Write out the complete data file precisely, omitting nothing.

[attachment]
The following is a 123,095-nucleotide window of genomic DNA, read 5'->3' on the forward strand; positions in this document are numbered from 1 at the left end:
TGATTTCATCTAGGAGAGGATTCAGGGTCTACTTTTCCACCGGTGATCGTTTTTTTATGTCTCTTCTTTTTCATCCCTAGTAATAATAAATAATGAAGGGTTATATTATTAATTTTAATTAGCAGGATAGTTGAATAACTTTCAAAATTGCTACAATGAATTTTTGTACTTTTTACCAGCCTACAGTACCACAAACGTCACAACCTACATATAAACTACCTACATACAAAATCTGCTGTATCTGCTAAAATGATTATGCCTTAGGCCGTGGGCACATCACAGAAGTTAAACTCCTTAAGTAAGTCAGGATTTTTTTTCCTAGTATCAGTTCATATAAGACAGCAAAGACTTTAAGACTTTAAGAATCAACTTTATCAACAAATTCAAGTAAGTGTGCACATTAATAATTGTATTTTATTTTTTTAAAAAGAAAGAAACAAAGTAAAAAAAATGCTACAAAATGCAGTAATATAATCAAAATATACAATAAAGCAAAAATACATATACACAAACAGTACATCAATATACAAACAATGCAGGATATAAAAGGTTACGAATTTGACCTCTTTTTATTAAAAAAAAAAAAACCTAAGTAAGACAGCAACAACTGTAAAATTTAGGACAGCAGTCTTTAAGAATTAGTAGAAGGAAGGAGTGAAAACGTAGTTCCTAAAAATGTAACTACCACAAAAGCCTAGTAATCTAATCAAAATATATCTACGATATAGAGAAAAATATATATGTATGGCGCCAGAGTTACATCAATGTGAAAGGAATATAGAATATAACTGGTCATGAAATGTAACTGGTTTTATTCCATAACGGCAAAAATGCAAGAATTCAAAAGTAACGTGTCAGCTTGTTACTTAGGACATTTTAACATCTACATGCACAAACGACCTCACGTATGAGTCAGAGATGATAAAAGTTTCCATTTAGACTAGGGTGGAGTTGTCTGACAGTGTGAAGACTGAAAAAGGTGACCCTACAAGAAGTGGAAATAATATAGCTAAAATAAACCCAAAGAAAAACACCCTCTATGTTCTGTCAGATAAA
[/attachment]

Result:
The following is a 123,095-nucleotide window of genomic DNA, read 5'->3' on the forward strand; positions in this document are numbered from 1 at the left end:
TGATTTCATCTAGGAGAGGATTCAGGGTCTACTTTTCCACCGGTGATCGTTTTTTTATGTCTCTTCTTTTTCATCCCTAGTAATAATAAATAATGAAGGGTTATATTATTAATTTTAATTAGCAGGATAGTTGAATAACTTTCAAAATTGCTACAATGAATTTTTGTACTTTTTACCAGCCTACAGTACCACAAACGTCACAACCTACATATAAACTACCTACATACAAAATCTGCTGTATCTGCTAAAATGATTATGCCTTAGGCCGTGGGCACATCACAGAAGTTAAACTCCTTAAGTAAGTCAGGATTTTTTTTCCTAGTATCAGTTCATATAAGACAGCAAAGACTTTAAGACTTTAAGAATCAACTTTATCAACAAATTCAAGTAAGTGTGCACATTAATAATTGTATTTTATTTTTTTAAAAAGAAAGAAACAAAGTAAAAAAAATGCTACAAAATGCAGTAATATAATCAAAATATACAATAAAGCAAAAATACATATACACAAACAGTACATCAATATACAAACAATGCAGGATATAAAAGGTTACGAATTTGACCTCTTTTTATTAAAAAAAAAAAAACCTAAGTAAGACAGCAACAACTGTAAAATTTAGGACAGCAGTCTTTAAGAATTAGTAGAAGGAAGGAGTGAAAACGTAGTTCCTAAAAATGTAACTACCACAAAAGCCTAGTAATCTAATCAAAATATATCTACGATATAGAGAAAAATATATATGTATGGCGCCAGAGTTACATCAATGTGAAAGGAATATAGAATATAACTGGTCATGAAATGTAACTGGTTTTATTCCATAACGGCAAAAATGCAAGAATTCAAAAGTAACGTGTCAGCTTGTTACTTAGGACATTTTAACATCTACATGCACAAACGACCTCACGTATGAGTCAGAGATGATAAAAGTTTCCATTTAGACTAGGGTGGAGTTGTCTGACAGTGTGAAGACTGAAAAAGGTGACCCTACAAGAAGTGGAAATAATATAGCTAAAATAAACCCAAAGAAAAACACCCTCTATGTTCTGTCAGATAAA